More importantly, the timeline is 24 hours. Everyone has access to the drawing in the cloud 24/7 providing they have AutoCAD WS permissions. They can view and edit the “cloud” drawing anytime using their mobile device or using their PC or Mac.

Next we’ll talk about AutoCAD WS and space management.

Mobility is here. Period.

Author: Shaun Bryant

What Type of Computer Do You Use for CAD Work?

September 23, 2011 6 comments

Since early August, Cadalyst.com has been running a poll asking users, “What type of computer do you use primarily for CAD-related work?” As this post went live, 905 people had voted.

As every user knows, CAD software isn’t your standard PC software. It takes some horsepower to work with these heavy-duty programs. Add 3D rendering, design analysis, or other high-end tools, and you’ve got to have a machine with some muscle behind it. So we aren’t too surprised that our poll results show that desktop professional workstations are, so far, the most common among our readership (37%). The standard desktop PC is a close second (35%).

Mobile workstations (11%) and standard PC notebooks (8%) are making a respectable showing in our poll. Mobile computers offer a great deal of flexibility, especially for those who travel, and in recent years have evolved to offer power that’s comparable to that of a desktop system. However, that mobility comes at a price. Whether opting for a mobile workstation or standard PC notebook, the user can expect to pay a premium for mobility. This may be the greatest factor behind most companies’ decisions to opt for desktop systems.

Last, but just as intriguing, is the number of Mac users (7%) who have responded. Mac OS owns about 10.7% of overall PC market share as of summer 2011, according to research firm Gartner. However, fewer Mac-based software solutions are available for the Mac user vs. the PC user — in fact, AutoCAD for Mac was absent from the market for nearly two decades until its reintroduction

last year — which likely explains the nearly 4% lower adoption rate indicated by our poll. As Mac continues to grow in popularity and software developers continue to introduce more Mac-based CAD products, this number will no doubt increase.

So, what type of computer are you using for CAD? Are you part of the desktop crowd, going mobile, or having a Mac attack? It’s not too late to chime in. Vote today!

Test your powers of prediction and comment below on any hardware trends you see in the CAD world!

What type of computer do you use for CAD work?

Current poll results

AutoCAD WS: Go Mobile and Collaborate in Real Time

July 12, 2011 6 comments

With over 2 million downloads in less than a year — AutoCAD WS has become quite the mobile sensation. Thanks to Cloud technology, you can now upload your drawings to AutoCAD WS — and access them from any iOS  (iPod touch, iPAD, iPhone) or Google Android device.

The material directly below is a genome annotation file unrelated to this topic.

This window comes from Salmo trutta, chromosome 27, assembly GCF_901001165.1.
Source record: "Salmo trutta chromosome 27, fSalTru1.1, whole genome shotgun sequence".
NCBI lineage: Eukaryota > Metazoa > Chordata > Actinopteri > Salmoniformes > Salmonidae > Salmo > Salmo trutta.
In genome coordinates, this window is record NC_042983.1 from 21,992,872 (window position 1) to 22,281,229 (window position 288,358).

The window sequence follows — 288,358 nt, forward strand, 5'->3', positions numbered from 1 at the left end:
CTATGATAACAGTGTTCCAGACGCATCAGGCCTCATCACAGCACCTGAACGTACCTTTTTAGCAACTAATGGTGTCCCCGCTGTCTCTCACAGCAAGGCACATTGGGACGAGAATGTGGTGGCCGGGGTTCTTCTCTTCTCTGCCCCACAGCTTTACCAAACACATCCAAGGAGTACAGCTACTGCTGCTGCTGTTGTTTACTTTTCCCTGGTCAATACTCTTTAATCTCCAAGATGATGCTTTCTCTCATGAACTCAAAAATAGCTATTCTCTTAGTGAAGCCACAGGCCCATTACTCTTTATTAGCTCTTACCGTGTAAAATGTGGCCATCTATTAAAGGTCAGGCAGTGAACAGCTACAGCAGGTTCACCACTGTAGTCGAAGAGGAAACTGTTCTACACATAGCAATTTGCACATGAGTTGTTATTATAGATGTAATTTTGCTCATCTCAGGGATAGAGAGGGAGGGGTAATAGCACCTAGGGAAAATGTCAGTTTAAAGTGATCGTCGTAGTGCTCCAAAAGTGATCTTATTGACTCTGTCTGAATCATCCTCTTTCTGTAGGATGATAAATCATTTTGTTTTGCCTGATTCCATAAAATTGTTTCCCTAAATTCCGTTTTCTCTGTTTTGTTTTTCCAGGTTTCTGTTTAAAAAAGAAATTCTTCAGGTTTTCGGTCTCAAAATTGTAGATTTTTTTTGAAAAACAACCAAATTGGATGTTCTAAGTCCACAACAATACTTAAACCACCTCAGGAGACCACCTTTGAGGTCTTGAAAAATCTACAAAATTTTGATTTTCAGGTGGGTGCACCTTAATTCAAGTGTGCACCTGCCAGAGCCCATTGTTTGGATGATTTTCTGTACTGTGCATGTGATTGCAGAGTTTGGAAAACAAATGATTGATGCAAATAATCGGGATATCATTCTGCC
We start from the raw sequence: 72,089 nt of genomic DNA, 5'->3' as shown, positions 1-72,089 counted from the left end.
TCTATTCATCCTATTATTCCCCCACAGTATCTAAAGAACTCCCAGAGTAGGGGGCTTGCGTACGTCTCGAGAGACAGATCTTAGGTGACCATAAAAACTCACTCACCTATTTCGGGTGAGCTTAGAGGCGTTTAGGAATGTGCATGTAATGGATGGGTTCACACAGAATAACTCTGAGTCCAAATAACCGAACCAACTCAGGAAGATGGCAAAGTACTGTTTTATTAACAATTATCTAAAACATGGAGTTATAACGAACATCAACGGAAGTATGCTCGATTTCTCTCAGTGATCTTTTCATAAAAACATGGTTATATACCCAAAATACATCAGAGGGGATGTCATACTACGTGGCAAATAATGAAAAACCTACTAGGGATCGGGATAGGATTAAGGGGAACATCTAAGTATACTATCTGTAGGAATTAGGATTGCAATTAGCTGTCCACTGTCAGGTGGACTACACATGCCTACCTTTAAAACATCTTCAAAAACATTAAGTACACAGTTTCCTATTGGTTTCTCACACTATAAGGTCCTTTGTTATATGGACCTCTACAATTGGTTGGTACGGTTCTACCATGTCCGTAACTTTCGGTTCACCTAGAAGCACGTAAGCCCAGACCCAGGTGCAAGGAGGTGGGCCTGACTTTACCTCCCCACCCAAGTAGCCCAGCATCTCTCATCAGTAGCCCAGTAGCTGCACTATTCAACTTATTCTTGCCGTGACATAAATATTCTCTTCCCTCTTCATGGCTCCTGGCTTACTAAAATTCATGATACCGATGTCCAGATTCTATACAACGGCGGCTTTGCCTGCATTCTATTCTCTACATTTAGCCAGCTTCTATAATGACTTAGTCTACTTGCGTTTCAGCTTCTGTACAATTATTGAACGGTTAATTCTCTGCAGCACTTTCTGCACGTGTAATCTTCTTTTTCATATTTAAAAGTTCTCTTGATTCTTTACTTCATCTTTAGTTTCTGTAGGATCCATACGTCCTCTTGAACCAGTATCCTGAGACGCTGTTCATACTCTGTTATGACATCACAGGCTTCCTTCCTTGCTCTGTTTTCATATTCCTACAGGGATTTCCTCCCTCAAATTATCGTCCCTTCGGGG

For the AutoCAD user, that means the ability to take your drawings to the job site, with or without an internet connection, and use the markup features to update the drawings remotely. If you happen to have an internet connection – your coworkers back in the office can actually see your edits in real time!

And did I mention it is free of charge? (and we all love free!).

Alert:  This is how you’re going to get your boss to approve a iPad or tablet!

AutoCAD WS isn’t just for remote use – it’s also a strong player in collaboration.  You can share your drawing files with others (even if they don’t have AutoCAD) and invite them to an online collaboration session. AutoCAD 2012 and AutoCAD for Mac have tools built right into the user interface to managing your drawing and sharing super easy.

Accessing AutoCAD WS web service

Click for larger image.

So let’s say you want to share a drawing file with someone.  Simply select the Share drawing option in AutoCAD and entire the email address of the intended collaborator.  You can decide whether they can edit and/or download the drawing (as opposed to just viewing the drawing file).

Collaborate with AutoCAD WS web service

Click for larger image.

Or maybe you just want a safe and secure place to keep your drawing files.  With security as tight as your bank  (which I like to think is super secure) you can upload your drawing files at the end of your work day and access them from anywhere.  Maybe you decide to work at home the next day – not a problem as you can just grab your saved drawing files from AutoCAD WS.

The online version of AutoCAD WS (http://www.autocadws.com/) has a decent set of drawing and editing tools for basic markups.  You can even turn layers on and off – or create new layers (great for markups).  I love the Timeline option (and certainly wish AutoCAD had this) that allows you to go back in time and check out the various revisions.

Sharing with AutoCAD WS web service

Click for larger image.